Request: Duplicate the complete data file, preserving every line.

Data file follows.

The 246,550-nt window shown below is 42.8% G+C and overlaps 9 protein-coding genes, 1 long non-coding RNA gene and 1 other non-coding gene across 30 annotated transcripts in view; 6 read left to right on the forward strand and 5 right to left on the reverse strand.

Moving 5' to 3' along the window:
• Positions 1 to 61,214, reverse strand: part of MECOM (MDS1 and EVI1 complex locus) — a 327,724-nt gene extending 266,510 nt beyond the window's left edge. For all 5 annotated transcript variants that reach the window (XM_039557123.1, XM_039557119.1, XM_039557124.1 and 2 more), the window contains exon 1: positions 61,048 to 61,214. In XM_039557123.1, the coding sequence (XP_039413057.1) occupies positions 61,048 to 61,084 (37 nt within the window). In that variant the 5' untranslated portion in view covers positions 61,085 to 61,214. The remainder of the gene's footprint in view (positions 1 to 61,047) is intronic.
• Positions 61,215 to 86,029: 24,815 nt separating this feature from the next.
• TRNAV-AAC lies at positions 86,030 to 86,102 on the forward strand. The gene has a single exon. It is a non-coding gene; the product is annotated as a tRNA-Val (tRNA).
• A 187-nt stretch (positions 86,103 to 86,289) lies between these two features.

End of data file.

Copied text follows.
The 246,550-nt window shown below is 42.8% G+C and overlaps 9 protein-coding genes, 1 long non-coding RNA gene and 1 other non-coding gene across 30 annotated transcripts in view; 6 read left to right on the forward strand and 5 right to left on the reverse strand.

Moving 5' to 3' along the window:
• Positions 1 to 61,214, reverse strand: part of MECOM (MDS1 and EVI1 complex locus) — a 327,724-nt gene extending 266,510 nt beyond the window's left edge. For all 5 annotated transcript variants that reach the window (XM_039557123.1, XM_039557119.1, XM_039557124.1 and 2 more), the window contains exon 1: positions 61,048 to 61,214. In XM_039557123.1, the coding sequence (XP_039413057.1) occupies positions 61,048 to 61,084 (37 nt within the window). In that variant the 5' untranslated portion in view covers positions 61,085 to 61,214. The remainder of the gene's footprint in view (positions 1 to 61,047) is intronic.
• Positions 61,215 to 86,029: 24,815 nt separating this feature from the next.
• TRNAV-AAC lies at positions 86,030 to 86,102 on the forward strand. The gene has a single exon. It is a non-coding gene; the product is annotated as a tRNA-Val (tRNA).
• A 187-nt stretch (positions 86,103 to 86,289) lies between these two features.